Basically, I came to the conclusion that WoW is too good at distracting me, and I am too weak-willed at present to allow myself to stay subscribed and also be trusted to get work done to advance my self-employed career, short of this blog (which makes money, but not like, living money). So…make it so that I can’t play. Easy. Well, it was now, because…
I Have No Social Obligations To Meet In-Game
Without a guild or a scheduled raid, there’s no reason I feel compelled to remain subscribed even knowing that the game is a hindrance to other goals, so it was really quite simple to unsubscribe. More than that, my friends and I play at different hours often enough that even just running dungeons with them was largely off the table, and then there’s the awkwardness of being invited to a run with now-former guildies, which my IRL friends will not overcome, although some online friends have definitely done it anyways and those have been some fun runs.
In fact, the whole reason I had contemplated the raid break, which became the gquit, was for the very same reason – I saw my raid time as an obligation to meet, and when I was strengthened in my resolve, I opted to remove myself from the raid roster because I knew I wanted to reclaim those hours. Then I played 9.1, and I was having fun, and my weakness came to roost, and oh man now I want to raid and then, you know, all of that happened. Since gquitting, I did PUG raiding and got into an organized raid team, ran two weeks of raiding, and the social ties just weren’t there for me. Certainly, they weren’t strong enough to push me to keep at it, even as I was having fun. In fact, joining a fixed raid team may have been the final nail in the coffin – expanding my raid time to 6 hours a week sounded fine on paper, but it was not for me. Couple slower progression with no IRL social ties and well, the whole thing explodes. I really enjoyed the people in that group, and they were exactly what they advertised, but it wasn’t for me.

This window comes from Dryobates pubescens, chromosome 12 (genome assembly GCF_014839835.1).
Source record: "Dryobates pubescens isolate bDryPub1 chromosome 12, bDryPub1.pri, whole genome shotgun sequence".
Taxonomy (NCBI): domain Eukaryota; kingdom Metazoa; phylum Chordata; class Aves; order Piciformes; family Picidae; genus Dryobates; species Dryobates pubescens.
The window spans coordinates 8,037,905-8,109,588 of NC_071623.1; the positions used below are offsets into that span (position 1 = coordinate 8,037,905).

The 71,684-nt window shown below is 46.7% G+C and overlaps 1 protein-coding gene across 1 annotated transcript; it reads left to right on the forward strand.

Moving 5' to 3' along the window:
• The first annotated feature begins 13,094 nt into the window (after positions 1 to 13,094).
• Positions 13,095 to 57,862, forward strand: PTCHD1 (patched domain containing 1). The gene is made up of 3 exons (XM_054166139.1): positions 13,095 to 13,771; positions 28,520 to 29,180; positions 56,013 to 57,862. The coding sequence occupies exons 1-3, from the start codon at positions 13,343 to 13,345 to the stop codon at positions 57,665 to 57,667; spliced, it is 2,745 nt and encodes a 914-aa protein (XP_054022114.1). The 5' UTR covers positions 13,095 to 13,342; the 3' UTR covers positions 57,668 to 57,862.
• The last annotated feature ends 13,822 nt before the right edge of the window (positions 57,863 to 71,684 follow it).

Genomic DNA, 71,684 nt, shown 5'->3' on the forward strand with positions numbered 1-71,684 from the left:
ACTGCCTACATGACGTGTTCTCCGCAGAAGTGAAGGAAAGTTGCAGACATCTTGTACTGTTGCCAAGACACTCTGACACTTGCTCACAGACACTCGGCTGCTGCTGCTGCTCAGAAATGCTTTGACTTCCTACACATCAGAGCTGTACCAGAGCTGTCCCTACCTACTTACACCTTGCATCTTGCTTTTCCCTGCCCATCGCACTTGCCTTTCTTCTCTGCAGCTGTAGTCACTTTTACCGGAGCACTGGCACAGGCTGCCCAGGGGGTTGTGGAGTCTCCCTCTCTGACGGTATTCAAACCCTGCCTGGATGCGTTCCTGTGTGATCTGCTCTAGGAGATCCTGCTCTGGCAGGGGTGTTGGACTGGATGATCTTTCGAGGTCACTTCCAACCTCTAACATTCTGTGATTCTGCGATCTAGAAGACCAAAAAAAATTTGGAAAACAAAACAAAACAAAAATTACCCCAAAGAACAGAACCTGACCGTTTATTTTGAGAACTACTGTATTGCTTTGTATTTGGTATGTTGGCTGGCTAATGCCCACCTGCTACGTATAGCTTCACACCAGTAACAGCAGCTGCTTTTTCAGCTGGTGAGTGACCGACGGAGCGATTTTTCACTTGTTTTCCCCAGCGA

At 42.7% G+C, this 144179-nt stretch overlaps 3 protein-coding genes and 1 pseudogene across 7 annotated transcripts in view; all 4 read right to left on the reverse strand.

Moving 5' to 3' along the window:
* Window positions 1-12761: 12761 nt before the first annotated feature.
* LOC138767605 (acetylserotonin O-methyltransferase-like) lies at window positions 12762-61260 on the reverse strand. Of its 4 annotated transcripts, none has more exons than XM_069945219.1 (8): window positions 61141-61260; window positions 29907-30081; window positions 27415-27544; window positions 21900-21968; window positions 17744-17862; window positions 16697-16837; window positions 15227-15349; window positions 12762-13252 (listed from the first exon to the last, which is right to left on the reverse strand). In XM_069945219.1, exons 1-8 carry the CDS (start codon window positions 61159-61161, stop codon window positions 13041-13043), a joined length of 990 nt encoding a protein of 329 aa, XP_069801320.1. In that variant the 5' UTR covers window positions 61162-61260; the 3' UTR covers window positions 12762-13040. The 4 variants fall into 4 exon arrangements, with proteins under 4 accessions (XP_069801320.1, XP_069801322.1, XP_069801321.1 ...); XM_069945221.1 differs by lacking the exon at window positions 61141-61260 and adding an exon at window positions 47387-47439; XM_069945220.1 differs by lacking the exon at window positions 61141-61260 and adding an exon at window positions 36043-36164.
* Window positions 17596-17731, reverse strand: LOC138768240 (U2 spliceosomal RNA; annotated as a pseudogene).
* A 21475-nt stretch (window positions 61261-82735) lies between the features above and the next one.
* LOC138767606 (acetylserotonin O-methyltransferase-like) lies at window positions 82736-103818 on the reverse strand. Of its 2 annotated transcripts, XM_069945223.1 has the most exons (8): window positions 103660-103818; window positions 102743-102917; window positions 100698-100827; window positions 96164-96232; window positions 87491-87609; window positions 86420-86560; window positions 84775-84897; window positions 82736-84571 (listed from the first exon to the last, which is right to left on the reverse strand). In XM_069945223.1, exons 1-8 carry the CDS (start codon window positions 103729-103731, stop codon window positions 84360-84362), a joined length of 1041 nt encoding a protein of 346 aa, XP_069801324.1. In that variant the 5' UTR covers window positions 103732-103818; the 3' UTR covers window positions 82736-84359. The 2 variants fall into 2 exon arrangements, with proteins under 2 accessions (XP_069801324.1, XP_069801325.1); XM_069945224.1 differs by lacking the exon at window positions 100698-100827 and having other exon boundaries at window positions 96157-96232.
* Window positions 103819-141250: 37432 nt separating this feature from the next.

Logging In Felt A Little Sore and I’ve Had A Hard Time Letting Go
I’ve had a lot of fun in Shadowlands Season 2 so far, going HAM on KSM, pushing raid content, and keeping current with the story in the game. Coupled with that, however, has been a certain remorsefulness creeping in.
I watched streams of my old guildies raiding. I tried not to, but I just wanted to see. I’m happy for their progress, but there was definitely a sort-of bad feeling for it. I’ve run dungeons with several of them, talked to a lot of them, and kept in-contact, but in so doing, there is a twinge of FOMO and a twinge of regret. I kept my mind busy with my KSM chase, motivated by my own self-improvement, and I had a lot of fun with that. But at the same time, there was a degree of pettiness to it, which was unhealthy and bad. In my head early on, it was a sort of friendly competition – who cares if I get to KSM really early except for me? I had convinced myself that if anyone was keeping tabs on it, it might be motivating or interesting, but at the same time, I definitely pushed harder than I otherwise would have because of it, and that felt a bit bad. It’s a mix of emotions – I am really quite happy to have done the push and gotten to KSM within the first two weeks of the season, but it wasn’t as pure of a journey as I wanted it to be, and a part of my deflation on keys since then has been the acknowledgement internally that I was, intentionally or not, being a showoff and doing a thing I have professed to dislike.
My playtime since that realization has been better, but it was that realization that pushed me over the edge to the WoW break. I want to have a healthy relationship with the game and with the people I interact with in it, and it was veering in a direction I didn’t like.
Mistakes Were Made
I’ve written here at length about my guild departure, and I’ll link the final post in the trilogy here just for reference, because I want to say a little bit more about that through the lens of my unsub very specifically.